So here is my point.

      Only those who have achieved "A" performances and those who qualify under the special qualifying regulations are guaranteed a spot in the trials. For seeding purposes only those best marks from 7/1/2003-7/1/2004 will be used, unless only a mark which at least meets the "B" standard is available before those dates, but not before 1/1/2003.

      The guidelines state that the mark used for qualifying might not be the same as the mark used for seeding, but nowhere do the guidelines state that the top marks from 1/1/2003-7/1/2004 will be used to complete the field. Since it is unlikely that enough "A" marks will be attained to fill the field, then provisional qualifiers will fill the rest of the slots.

      Nothing says that the decision on who participates will be solely based on best times from 1/1/2003 through 7/1/2004. That period is only the time frame for achieving an automatic or provisional mark.

      Nothing says that seeding will not be used to determine who is in and out of the field. It is not explicitly stated either way.

      Since "B" times are not guaranteed participation, I see no reason whatsoever to assume that the seeding order will not be used to find the desired cutoff point among those who have not achieved "A" marks.

      But bear in mind that I haven't looked into this issue before now, so it may be an unwritten rule somewhere about who gets picked.

      Let's say someone achieved a 20.40 time in April of 2003, but since last July has not had a mark better that 21.10. If the committee is seeding on the basis of the later marks, why would they use the ealier mark when it had not been validated by more recent results? Why pick someone for the field based upon their best mark, then seed the field based upon a smaller set of more recent marks? What would be the point of that?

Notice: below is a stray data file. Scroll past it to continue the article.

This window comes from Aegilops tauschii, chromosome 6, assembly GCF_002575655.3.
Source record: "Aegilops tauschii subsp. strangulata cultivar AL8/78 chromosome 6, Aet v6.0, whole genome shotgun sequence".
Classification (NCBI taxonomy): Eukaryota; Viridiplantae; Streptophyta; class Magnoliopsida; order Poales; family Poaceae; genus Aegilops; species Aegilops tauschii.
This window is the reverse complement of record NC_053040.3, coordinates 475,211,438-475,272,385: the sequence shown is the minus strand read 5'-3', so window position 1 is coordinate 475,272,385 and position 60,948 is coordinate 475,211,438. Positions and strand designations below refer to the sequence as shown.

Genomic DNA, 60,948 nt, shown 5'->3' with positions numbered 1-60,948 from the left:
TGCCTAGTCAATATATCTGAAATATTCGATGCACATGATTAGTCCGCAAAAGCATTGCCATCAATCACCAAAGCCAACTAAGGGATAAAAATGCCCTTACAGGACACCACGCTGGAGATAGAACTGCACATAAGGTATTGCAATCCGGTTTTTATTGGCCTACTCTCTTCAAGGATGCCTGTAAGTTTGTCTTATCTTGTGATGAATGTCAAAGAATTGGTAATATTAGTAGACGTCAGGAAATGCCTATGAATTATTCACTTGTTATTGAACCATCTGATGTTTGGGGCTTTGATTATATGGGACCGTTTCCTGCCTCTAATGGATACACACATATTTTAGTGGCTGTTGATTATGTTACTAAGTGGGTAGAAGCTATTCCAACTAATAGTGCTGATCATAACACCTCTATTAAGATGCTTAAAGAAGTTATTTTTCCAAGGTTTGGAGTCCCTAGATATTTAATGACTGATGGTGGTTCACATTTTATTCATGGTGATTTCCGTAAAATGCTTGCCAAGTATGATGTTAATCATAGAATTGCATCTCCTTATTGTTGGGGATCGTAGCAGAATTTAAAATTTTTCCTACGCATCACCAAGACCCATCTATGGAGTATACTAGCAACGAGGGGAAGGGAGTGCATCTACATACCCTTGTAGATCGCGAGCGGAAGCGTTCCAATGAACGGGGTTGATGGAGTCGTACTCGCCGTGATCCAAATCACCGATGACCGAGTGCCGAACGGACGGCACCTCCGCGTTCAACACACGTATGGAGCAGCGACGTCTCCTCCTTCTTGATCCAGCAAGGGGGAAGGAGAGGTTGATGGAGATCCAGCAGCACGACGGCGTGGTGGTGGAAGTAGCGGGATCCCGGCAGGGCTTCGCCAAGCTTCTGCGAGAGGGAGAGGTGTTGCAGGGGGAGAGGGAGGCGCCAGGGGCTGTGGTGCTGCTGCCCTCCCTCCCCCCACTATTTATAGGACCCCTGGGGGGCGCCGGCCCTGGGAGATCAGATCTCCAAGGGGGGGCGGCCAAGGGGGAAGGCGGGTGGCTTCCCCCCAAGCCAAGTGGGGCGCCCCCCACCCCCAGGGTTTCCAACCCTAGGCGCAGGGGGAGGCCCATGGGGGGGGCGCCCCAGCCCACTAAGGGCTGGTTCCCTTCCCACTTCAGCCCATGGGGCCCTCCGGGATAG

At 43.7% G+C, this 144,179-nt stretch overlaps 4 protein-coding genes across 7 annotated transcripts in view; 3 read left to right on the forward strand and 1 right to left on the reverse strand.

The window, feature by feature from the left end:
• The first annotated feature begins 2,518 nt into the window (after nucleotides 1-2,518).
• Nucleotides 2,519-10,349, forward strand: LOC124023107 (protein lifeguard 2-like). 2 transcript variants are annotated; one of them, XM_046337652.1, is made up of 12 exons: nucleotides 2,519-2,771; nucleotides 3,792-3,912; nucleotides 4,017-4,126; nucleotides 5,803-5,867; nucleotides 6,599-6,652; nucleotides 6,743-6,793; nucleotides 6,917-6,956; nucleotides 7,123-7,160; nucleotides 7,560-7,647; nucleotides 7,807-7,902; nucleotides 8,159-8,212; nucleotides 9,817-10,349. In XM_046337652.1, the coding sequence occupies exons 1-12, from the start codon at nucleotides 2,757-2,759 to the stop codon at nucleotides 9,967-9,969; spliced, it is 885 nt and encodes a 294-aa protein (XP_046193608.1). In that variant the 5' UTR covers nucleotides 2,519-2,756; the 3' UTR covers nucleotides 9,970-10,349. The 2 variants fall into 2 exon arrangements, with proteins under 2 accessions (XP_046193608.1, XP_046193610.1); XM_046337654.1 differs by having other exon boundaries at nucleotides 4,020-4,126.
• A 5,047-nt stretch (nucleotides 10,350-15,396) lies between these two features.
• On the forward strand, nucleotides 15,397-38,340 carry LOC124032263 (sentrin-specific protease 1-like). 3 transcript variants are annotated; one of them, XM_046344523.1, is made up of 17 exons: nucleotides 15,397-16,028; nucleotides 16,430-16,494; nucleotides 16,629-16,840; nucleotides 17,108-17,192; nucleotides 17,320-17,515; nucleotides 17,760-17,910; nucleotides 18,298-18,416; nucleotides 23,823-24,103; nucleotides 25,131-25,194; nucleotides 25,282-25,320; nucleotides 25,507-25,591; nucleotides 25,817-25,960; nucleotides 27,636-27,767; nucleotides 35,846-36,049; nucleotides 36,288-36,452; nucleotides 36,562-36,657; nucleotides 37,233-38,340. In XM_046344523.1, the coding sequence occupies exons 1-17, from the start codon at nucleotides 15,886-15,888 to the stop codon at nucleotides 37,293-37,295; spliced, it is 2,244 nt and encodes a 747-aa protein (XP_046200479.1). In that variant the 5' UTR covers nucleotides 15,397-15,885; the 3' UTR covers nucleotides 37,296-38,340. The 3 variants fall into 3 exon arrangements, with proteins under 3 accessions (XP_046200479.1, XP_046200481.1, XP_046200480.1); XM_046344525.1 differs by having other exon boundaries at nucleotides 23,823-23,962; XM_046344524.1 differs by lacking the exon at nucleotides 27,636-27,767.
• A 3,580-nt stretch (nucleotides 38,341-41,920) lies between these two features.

Comment


      • #33
        Re: Walter Dix enters U.S. Olympic trials

        >>the guidelines state that the top marks from 1/1/2003-7/1/2004 will be used to complete the field. Since it is unlikely that enough "A" marks will be attained to fill the field, then provisional qualifiers will fill the rest of the slots.<<

        I'll try once again. The above paragraph, which you quoted, says it all. The top marks from the entire qualifying period are used to complete the field.


        >>Nothing says that seeding will not be used to determine who is in and out of the field. It is not explicitly stated either way.<<

        Nothing except the ordinary meaning of the word "seeding" and normal seeding procedures. You seed only the athletes who are in the meet. You don't determine who is in the meet by the seeding rules--you determine who is in the meet by the qualifying rules. Once you've determined who is in the meet, you then and only then apply the seeding rules. This is all widely understood.

        Comment


        • #34
          Re: Walter Dix enters U.S. Olympic trials

          I tend to agree, tandfman.

          It would have been clearer if they had explicitly said that best marks from all entries from 1/1/2003 through 7/1/2004 would be used to determine the field. Because the seeding times may be different from qualification times, it tends to make one think that more recent results could make or break an entry.

          Were split periods used to adjust seeding times in 2000? No confusion at all would exist if the dates used for seeding matched the dates used for qualification.

          Comment